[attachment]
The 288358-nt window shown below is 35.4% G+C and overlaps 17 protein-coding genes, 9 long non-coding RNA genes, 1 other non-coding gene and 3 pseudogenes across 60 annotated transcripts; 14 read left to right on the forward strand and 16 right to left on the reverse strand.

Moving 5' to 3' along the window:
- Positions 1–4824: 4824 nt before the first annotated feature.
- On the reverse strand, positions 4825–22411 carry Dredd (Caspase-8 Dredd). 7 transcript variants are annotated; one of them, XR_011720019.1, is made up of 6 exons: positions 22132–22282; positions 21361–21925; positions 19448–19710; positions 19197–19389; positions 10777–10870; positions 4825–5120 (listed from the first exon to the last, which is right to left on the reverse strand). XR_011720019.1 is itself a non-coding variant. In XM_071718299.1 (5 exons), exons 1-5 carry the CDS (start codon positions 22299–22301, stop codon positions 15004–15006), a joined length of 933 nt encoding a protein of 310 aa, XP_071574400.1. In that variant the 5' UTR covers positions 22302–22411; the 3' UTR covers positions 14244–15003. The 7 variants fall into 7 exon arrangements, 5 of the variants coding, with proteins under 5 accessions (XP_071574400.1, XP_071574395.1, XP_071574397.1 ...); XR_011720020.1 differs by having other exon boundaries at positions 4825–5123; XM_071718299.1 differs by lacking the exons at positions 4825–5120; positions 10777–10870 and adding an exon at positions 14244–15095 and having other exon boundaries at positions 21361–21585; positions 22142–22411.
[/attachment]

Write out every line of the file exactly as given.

The 288358-nt window shown below is 35.4% G+C and overlaps 17 protein-coding genes, 9 long non-coding RNA genes, 1 other non-coding gene and 3 pseudogenes across 60 annotated transcripts; 14 read left to right on the forward strand and 16 right to left on the reverse strand.

Moving 5' to 3' along the window:
- Positions 1–4824: 4824 nt before the first annotated feature.
- On the reverse strand, positions 4825–22411 carry Dredd (Caspase-8 Dredd). 7 transcript variants are annotated; one of them, XR_011720019.1, is made up of 6 exons: positions 22132–22282; positions 21361–21925; positions 19448–19710; positions 19197–19389; positions 10777–10870; positions 4825–5120 (listed from the first exon to the last, which is right to left on the reverse strand). XR_011720019.1 is itself a non-coding variant. In XM_071718299.1 (5 exons), exons 1-5 carry the CDS (start codon positions 22299–22301, stop codon positions 15004–15006), a joined length of 933 nt encoding a protein of 310 aa, XP_071574400.1. In that variant the 5' UTR covers positions 22302–22411; the 3' UTR covers positions 14244–15003. The 7 variants fall into 7 exon arrangements, 5 of the variants coding, with proteins under 5 accessions (XP_071574400.1, XP_071574395.1, XP_071574397.1 ...); XR_011720020.1 differs by having other exon boundaries at positions 4825–5123; XM_071718299.1 differs by lacking the exons at positions 4825–5120; positions 10777–10870 and adding an exon at positions 14244–15095 and having other exon boundaries at positions 21361–21585; positions 22142–22411.